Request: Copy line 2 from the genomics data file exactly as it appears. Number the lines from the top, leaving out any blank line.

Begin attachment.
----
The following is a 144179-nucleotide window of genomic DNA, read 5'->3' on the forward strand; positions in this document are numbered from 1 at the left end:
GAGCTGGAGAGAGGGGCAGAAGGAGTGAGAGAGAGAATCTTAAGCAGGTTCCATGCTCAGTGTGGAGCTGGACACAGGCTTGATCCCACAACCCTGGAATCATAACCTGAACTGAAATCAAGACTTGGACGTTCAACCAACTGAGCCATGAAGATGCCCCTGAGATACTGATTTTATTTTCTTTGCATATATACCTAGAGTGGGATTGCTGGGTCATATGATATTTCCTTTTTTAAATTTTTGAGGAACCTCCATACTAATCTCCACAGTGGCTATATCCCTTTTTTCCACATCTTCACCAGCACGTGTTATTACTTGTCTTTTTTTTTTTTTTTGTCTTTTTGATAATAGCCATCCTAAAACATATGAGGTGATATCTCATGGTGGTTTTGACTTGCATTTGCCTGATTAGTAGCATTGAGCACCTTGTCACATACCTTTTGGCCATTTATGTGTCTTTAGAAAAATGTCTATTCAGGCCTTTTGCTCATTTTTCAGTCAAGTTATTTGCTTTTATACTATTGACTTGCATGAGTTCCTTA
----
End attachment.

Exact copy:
GAGCTGGAGAGAGGGGCAGAAGGAGTGAGAGAGAGAATCTTAAGCAGGTTCCATGCTCAGTGTGGAGCTGGACACAGGCTTGATCCCACAACCCTGGAATCATAACCTGAACTGAAATCAAGACTTGGACGTTCAACCAACTGAGCCATGAAGATGCCCCTGAGATACTGATTTTATTTTCTTTGCATATATACCTAGAGTGGGATTGCTGGGTCATATGATATTTCCTTTTTTAAATTTTTGAGGAACCTCCATACTAATCTCCACAGTGGCTATATCCCTTTTTTCCACATCTTCACCAGCACGTGTTATTACTTGTCTTTTTTTTTTTTTTTGTCTTTTTGATAATAGCCATCCTAAAACATATGAGGTGATATCTCATGGTGGTTTTGACTTGCATTTGCCTGATTAGTAGCATTGAGCACCTTGTCACATACCTTTTGGCCATTTATGTGTCTTTAGAAAAATGTCTATTCAGGCCTTTTGCTCATTTTTCAGTCAAGTTATTTGCTTTTATACTATTGACTTGCATGAGTTCCTTA